If there is one place where the would-be RPG publisher goes wrong, it is when they think like an amateur instead of a professional.
The amateur is giddy and excited: A labor of love is finally going into print. You’ll see their inability to cope with the realities of publishing in a thousand different ways: Even though it took them two years to finish writing their core rulebook (and they have nothing else ready to go), they’ll include announcements in the back of the book for a new product every month until the end of the year. They’ll start under-capitalized so that, even if they did have material ready to go, they won’t have the money to print it until their print run for the core rulebook sells out. They’ll alienate their customer base by making extravagant claims about their game which only confirm their ignorance of the game market. They’ll publish something with low production values… but then charge the consumer the same price as a product with higher production values.
But there is one mistake that they will make which will put the final kiss of death upon their product: They will fail to take their competition into account.
For example, let’s say you want to create a Tolkienesque fantasy game – elves, dwarves, the whole nine yards. What’s the first thing that should come up on your radar screen?
What’s the second thing that should come up on your radar screen?
Earthdawn, Ironclaw, Shards, Ars Magica, Sovereign Stone, Warhammer FRP, Hero Wars, and a dozen other games – major and minor – that fall within the classic fantasy marketplace to one degree or another.
And at that point you should be asking yourself a simple question: Can I offer something that these other games don’t?
For example: Ars Magica (arguably) does magic better than any other game system around. Legend of the Five Rings was an Eastern Fantasy game at a time when there wasn’t any serious competition. Ironclaw is anthropomorphic. Hero Wars has Glorantha. And so forth…
And if Enchanted Worlds possesses a flaw, then this would be it: It’s a game without purpose. Without a niche. Without a role to fulfill.
The boxed set, as a whole, comes across as a slightly amateurish effort, but with a certain amount of quality within those boundaries: A ring-bound booklet, a short introductory adventure, two eight-sided dice, a full-color map, a reference card, and a handful of character sheets.
The main booklet presents both rules and setting information. The rules are difficult to learn and reference because almost every single system is split up – with one half of the system described on an overview page and the other half of the system located later on in the book. Once you get past this odd fact (and the lay-out, which routinely leaves major sub-sections completely unlabeled, mixing dissimilar concepts together into one big lump of text) the system is fairly clean: Point-based character creation, a simple Attribute + Skill incarnation using a 2d8 die roll, and casting spells from a list.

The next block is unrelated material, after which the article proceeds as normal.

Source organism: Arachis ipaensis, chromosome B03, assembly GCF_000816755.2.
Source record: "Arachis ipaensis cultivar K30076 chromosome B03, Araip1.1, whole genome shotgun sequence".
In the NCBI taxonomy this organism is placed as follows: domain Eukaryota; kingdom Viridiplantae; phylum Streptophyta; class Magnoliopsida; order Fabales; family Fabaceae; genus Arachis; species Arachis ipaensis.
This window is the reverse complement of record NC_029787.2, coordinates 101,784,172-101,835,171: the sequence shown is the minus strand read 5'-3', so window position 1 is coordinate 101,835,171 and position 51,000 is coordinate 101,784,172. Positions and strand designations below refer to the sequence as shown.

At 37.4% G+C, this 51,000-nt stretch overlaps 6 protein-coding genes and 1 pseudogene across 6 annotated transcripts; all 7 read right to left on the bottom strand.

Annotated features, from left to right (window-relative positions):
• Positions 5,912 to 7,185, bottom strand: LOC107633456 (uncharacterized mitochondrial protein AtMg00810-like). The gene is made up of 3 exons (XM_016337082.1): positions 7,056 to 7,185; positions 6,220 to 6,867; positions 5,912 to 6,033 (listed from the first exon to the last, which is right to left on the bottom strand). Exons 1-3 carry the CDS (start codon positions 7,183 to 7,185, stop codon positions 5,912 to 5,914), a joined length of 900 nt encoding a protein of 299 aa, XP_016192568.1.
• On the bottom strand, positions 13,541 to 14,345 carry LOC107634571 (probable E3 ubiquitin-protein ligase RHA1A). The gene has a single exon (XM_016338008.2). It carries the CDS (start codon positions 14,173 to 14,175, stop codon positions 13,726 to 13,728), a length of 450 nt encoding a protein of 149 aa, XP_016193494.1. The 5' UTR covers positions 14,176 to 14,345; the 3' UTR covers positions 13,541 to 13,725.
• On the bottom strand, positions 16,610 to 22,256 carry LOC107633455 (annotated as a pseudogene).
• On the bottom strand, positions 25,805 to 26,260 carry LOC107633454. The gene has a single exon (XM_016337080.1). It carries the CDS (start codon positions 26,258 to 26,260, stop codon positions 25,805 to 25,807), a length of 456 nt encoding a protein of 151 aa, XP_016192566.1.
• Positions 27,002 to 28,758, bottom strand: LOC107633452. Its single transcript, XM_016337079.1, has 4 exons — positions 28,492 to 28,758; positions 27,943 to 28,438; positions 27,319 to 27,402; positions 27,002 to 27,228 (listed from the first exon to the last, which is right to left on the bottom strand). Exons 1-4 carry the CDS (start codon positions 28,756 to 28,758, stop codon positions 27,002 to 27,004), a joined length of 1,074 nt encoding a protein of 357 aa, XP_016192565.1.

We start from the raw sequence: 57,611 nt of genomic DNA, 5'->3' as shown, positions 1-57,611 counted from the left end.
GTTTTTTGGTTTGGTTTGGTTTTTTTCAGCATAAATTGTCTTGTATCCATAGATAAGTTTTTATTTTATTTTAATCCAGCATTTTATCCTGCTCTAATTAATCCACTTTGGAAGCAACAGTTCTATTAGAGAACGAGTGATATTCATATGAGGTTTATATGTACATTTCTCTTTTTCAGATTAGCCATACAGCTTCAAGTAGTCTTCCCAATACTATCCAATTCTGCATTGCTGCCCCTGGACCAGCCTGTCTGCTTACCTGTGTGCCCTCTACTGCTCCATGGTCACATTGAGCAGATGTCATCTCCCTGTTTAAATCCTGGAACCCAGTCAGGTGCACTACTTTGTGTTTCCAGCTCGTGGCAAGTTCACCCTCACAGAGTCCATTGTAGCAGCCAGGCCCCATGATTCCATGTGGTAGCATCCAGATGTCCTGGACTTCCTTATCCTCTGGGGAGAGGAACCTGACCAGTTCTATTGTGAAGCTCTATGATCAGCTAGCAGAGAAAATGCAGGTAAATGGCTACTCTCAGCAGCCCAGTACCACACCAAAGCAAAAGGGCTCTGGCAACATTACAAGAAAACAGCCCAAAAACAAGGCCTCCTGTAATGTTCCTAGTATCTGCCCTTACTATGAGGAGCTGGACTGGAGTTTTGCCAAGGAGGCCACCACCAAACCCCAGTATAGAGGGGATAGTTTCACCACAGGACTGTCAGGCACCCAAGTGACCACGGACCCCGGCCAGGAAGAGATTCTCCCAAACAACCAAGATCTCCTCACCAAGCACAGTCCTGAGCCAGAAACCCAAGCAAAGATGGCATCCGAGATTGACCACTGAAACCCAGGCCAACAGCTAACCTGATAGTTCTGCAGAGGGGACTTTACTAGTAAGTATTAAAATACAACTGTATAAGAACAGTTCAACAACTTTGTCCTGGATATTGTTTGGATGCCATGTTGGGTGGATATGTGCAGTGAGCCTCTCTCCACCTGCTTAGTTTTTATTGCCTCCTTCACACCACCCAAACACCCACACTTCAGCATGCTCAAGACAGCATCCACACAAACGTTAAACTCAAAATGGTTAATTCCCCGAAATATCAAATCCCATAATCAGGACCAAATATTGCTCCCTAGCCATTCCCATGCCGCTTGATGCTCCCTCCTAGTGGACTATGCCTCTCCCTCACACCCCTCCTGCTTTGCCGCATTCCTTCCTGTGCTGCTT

The setting for the game is squeezed into about a dozen pages, and looks the worse for wear: It’s a standard Tolkienesque fantasy settings (elves, dwarves, humans, and the humanoid minions of evil), and the limited information which is provided does little to nothing in helping it stand out from the dozens of other settings out there that look just like it.
There’s a persistent problem with everything in this box: What’s there is fine for as far as it goes… but it doesn’t actually go anywhere in particular. There are at least a half dozen games on the market which do almost exactly what this one does – and do it better.
So I’m left searching for some reason you should buy this game, and I’m afraid I just don’t have one. I’ve seen this game before… only it was in full color and about 200 pages longer.
Ultimately, that’s a problem Enchanted Worlds just can’t live down.
Writers: Matthew Rodgers and Daniel Price
Publisher: New Worlds Gaming
Page Count: 40
Product Code: EWRSK1
Originally Posted: 2000/09/05
If I had written this review a couple of years later, I could probably have gotten away with just writing IT’S A FANTASY HEARTBREAKER! in blazing capital letters.
By the time this review rolled around, I was receiving RPG review copies from a number of different sources, including RPGNet, Games Unplugged, and the defunct Gaming Outpost website. Graveyard Greg over at Gaming Outpost contacted me about this Enchanted Worlds Starter Kit, complaining that he couldn’t find anybody who wanted to look at. Could I help him out? I said sure.
About a week later I got a copy of the game in the mail, but it wasn’t from Greg. Instead, Games Unplugged had decided to also throw me a review copy. A week after that I got a second copy, but this one ALSO wasn’t from Greg: New Worlds Gaming had somehow gotten my snail mail address and had sent me a copy directly with a request that I produce a review. (I never actually figured out where they got my address from.) The Gaming Outpost copy showed up shortly thereafter.
So now I had three copies of this shitty game.
I also had an obligation to both Gaming Outpost and Games Unplugged to produce a review of it. Which, after some deliberation, I did: I wrote two completely different reviews (albeit with the same basic conclusion) for two different outlets. You’ve just read the Gaming Outpost review (which actually appeared second). I’ll be posting the Games Unplugged version next week.